Mayor Rahm Emanuel announced today comprehensive reforms to address how the City’s first responders can best serve individuals with mental illness. The reform efforts are based on advice and assistance provided by the Mayor’s brand new steering committee called the Citywide Mental Health Response Steering Committee, which is comprised of City officials, service providers and mental health experts. As Chicago works to address how best to serve individuals with mental illness, the City is taking a holistic look at all aspects of response -- from 911 call takers and dispatchers, to police training and de-escalation tactics, to service delivery.
The reforms will improve and expand the City’s crisis intervention team training (CIT) already in place, and will help to ensure that first responders have the information, skills and training necessary to de-escalate interactions when possible.
The Steering Committee has agreed to the following initial reforms announced today:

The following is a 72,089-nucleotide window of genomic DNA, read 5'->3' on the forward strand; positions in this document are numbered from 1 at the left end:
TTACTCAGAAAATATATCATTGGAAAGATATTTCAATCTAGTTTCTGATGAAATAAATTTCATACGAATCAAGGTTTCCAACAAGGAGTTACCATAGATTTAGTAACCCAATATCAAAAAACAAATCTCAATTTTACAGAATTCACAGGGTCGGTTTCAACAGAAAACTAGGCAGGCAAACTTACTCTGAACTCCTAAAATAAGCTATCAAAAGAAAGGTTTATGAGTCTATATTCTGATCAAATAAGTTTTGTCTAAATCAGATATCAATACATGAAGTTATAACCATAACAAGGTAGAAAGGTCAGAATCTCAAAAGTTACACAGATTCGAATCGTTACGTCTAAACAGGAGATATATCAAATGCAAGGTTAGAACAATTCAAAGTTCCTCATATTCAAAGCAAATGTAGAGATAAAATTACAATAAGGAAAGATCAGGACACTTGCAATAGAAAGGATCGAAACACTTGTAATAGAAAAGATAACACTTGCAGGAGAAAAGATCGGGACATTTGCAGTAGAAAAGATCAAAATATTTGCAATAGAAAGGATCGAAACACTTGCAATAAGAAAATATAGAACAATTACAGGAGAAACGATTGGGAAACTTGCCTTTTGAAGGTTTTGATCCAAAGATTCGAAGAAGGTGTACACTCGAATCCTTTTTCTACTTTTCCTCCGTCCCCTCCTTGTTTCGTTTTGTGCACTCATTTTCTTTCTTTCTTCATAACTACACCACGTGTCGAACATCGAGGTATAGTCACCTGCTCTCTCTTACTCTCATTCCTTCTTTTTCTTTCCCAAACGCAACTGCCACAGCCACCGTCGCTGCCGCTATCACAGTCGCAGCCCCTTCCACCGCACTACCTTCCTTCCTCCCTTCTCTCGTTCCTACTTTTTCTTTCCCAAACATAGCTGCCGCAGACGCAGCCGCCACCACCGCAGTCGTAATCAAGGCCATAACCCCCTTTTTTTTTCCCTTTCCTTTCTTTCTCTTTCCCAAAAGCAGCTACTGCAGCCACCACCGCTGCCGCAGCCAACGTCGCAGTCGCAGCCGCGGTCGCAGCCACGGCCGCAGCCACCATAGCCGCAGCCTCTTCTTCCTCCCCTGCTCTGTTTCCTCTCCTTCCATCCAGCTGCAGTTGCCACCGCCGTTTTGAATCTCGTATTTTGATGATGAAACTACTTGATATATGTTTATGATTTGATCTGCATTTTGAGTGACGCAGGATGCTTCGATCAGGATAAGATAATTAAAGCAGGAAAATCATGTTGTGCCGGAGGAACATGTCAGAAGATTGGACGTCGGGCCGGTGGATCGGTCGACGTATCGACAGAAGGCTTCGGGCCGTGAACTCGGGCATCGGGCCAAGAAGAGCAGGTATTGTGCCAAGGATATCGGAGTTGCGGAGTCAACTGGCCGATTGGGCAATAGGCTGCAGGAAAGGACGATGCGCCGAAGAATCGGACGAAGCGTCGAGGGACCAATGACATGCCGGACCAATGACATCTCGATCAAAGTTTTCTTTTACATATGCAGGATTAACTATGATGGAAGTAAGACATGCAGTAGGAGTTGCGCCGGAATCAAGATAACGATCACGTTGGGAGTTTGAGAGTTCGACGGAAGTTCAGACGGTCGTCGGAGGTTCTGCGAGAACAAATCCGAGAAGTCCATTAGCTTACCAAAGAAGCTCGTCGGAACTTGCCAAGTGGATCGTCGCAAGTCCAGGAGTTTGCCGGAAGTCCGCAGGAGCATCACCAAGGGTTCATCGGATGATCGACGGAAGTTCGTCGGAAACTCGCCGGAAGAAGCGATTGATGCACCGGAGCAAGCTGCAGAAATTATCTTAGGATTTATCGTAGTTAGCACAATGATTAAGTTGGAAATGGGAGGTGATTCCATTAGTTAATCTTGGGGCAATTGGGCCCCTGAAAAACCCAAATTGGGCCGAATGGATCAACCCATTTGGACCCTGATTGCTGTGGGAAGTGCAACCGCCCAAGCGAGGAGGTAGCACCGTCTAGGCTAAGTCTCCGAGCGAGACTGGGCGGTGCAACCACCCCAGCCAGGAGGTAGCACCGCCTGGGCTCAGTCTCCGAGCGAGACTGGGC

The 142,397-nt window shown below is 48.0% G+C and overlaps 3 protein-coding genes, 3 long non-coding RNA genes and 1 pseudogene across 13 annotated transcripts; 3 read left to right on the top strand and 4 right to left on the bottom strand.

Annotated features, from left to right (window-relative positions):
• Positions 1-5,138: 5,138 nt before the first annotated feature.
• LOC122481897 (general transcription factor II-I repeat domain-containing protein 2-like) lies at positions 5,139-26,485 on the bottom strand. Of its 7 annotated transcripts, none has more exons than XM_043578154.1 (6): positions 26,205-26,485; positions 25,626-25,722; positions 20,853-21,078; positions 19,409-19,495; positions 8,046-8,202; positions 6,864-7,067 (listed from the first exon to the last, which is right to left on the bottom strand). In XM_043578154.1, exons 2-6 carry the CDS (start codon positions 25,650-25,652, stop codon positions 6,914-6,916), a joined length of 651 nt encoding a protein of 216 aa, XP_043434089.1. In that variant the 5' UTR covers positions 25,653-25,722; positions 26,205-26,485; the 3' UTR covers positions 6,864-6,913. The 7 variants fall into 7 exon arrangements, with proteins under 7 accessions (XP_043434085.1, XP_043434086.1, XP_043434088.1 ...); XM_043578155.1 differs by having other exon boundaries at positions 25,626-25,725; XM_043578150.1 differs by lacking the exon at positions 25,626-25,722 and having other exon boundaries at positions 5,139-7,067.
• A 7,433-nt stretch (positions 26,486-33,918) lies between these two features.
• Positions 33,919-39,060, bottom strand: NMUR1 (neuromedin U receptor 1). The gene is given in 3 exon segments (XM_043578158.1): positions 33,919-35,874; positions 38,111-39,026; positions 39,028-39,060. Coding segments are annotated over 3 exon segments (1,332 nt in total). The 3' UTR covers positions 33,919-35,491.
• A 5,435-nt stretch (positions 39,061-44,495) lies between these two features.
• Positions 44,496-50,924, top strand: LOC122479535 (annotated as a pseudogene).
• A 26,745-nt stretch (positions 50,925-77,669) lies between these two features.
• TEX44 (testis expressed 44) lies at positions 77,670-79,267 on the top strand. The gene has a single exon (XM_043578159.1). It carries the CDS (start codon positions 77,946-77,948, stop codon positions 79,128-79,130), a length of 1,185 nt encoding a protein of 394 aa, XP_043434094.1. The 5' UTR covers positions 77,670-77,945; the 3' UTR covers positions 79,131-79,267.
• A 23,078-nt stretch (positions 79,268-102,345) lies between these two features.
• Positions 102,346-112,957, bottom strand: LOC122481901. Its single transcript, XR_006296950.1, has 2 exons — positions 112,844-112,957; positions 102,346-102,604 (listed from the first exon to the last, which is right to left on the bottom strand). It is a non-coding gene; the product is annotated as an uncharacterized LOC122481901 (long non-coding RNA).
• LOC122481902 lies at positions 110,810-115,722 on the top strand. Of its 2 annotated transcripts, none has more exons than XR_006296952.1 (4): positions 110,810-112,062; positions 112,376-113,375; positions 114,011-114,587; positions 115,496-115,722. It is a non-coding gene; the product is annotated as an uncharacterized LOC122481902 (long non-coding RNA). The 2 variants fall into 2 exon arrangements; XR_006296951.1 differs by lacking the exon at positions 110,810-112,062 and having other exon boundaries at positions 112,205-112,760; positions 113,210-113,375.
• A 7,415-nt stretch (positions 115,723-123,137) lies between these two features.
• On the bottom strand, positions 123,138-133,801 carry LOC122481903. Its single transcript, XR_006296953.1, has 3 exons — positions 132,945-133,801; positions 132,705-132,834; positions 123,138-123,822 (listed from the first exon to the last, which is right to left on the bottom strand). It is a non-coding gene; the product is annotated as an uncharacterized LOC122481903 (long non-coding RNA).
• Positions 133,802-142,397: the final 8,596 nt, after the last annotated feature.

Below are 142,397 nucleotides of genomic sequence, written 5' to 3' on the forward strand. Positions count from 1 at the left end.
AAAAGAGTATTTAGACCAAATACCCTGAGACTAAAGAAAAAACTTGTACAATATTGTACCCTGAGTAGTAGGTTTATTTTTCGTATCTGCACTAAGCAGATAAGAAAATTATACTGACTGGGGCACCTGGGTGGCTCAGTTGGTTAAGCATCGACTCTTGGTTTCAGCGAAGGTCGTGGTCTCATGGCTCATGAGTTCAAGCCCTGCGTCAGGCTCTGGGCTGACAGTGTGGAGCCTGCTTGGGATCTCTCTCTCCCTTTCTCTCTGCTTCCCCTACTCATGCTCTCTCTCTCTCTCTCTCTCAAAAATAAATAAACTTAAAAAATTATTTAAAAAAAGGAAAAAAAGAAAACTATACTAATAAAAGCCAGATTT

Expand Crisis Intervention Team program capacity by 50%: The Chicago Police Department (CPD) Crisis Intervention Team training is a 40-hour certification on techniques and best practices to de-escalate interactions with individuals in crisis, particularly people with mental illnesses. The training has been shown to help defuse crises and reduce the use of force and risk of injury. As part of the new reform efforts, in 2016 the CPD will expand the number of officers fully certified in CIT by 50 percent from 1,890 to 2,800, with continued CIT training planned for subsequent years. CPD will also continue its mandate that each district has at least one CIT-certified officer staffed on every watch.
CIT Certification for Supervisors: Going forward, CPD will require full CIT certification for all Field Training Officers and new promotional classes. This will ensure that supervisors responding to incidents and those responsible for training new recruits are fully trained in CIT protocol and techniques.
Training for all Officers: Working with mental health experts, CPD will create and implement an 8-hour, in-service training on mental health awareness for all police officers. This training will be part of the 16 hours of training on de-escalation and use of force tactics announced earlier this year, and will include both classroom instruction and live, scenario-based training.